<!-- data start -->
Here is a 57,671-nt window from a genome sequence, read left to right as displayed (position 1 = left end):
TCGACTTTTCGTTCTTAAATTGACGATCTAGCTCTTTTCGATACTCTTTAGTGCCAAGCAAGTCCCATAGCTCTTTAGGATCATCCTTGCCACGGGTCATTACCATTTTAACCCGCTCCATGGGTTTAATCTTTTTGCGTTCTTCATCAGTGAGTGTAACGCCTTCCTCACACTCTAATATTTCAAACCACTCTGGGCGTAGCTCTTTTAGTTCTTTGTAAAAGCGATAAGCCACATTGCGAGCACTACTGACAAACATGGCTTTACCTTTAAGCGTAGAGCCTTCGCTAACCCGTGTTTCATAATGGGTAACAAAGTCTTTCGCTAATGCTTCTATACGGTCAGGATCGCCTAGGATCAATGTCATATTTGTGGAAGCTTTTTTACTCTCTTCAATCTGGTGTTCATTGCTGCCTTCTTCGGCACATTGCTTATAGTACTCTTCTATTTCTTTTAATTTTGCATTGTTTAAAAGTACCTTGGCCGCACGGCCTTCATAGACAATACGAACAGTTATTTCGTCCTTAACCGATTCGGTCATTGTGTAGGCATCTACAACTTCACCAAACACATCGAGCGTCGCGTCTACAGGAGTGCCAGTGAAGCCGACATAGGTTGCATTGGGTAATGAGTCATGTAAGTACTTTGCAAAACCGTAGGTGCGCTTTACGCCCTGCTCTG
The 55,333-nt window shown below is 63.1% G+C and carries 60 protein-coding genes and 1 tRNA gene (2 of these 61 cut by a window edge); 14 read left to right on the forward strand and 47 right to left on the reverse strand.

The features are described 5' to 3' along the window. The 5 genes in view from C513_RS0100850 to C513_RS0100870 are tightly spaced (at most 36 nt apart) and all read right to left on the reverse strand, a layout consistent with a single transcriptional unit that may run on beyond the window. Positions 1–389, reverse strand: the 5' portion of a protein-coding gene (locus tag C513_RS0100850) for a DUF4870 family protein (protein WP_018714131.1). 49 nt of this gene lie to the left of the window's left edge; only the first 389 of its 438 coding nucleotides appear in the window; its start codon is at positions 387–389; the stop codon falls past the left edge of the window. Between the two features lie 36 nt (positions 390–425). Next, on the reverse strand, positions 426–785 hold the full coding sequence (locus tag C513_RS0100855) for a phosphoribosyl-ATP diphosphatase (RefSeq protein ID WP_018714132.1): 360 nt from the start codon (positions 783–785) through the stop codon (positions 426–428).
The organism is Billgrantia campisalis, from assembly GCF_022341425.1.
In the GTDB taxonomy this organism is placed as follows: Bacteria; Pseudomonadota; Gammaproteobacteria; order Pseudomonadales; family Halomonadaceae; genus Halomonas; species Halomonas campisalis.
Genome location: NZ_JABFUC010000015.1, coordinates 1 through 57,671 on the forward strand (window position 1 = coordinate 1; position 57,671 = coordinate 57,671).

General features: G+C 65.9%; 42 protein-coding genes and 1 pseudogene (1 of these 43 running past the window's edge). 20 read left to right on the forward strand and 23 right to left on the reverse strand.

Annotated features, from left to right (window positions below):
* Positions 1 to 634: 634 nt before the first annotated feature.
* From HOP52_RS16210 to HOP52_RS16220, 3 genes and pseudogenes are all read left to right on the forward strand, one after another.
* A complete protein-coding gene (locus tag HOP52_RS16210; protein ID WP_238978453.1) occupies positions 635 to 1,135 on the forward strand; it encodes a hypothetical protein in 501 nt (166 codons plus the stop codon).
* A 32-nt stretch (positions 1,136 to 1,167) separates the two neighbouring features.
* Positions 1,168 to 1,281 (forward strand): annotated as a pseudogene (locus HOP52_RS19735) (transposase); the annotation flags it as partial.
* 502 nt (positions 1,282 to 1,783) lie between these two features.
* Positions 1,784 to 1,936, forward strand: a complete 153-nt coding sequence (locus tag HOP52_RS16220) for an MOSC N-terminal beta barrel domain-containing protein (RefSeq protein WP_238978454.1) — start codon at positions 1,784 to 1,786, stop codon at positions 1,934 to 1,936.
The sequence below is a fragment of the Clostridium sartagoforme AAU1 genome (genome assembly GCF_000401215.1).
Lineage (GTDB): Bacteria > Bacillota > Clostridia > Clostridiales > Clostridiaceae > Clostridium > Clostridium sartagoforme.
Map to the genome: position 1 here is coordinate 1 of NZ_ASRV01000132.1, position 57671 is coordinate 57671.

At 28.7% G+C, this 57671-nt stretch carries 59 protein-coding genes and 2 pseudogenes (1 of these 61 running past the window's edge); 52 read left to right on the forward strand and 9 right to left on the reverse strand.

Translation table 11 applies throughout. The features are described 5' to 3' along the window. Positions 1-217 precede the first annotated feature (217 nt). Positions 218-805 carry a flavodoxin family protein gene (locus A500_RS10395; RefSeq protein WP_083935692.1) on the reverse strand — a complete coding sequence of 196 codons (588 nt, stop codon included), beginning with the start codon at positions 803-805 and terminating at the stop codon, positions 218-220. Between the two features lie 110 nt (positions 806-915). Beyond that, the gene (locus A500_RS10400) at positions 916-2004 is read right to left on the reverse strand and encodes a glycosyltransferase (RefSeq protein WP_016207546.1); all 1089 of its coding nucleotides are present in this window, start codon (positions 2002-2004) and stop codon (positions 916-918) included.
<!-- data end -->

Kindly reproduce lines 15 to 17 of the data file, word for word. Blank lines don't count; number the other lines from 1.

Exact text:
* 502 nt (positions 1,282 to 1,783) lie between these two features.
* Positions 1,784 to 1,936, forward strand: a complete 153-nt coding sequence (locus tag HOP52_RS16220) for an MOSC N-terminal beta barrel domain-containing protein (RefSeq protein WP_238978454.1) — start codon at positions 1,784 to 1,786, stop codon at positions 1,934 to 1,936.
The sequence below is a fragment of the Clostridium sartagoforme AAU1 genome (genome assembly GCF_000401215.1).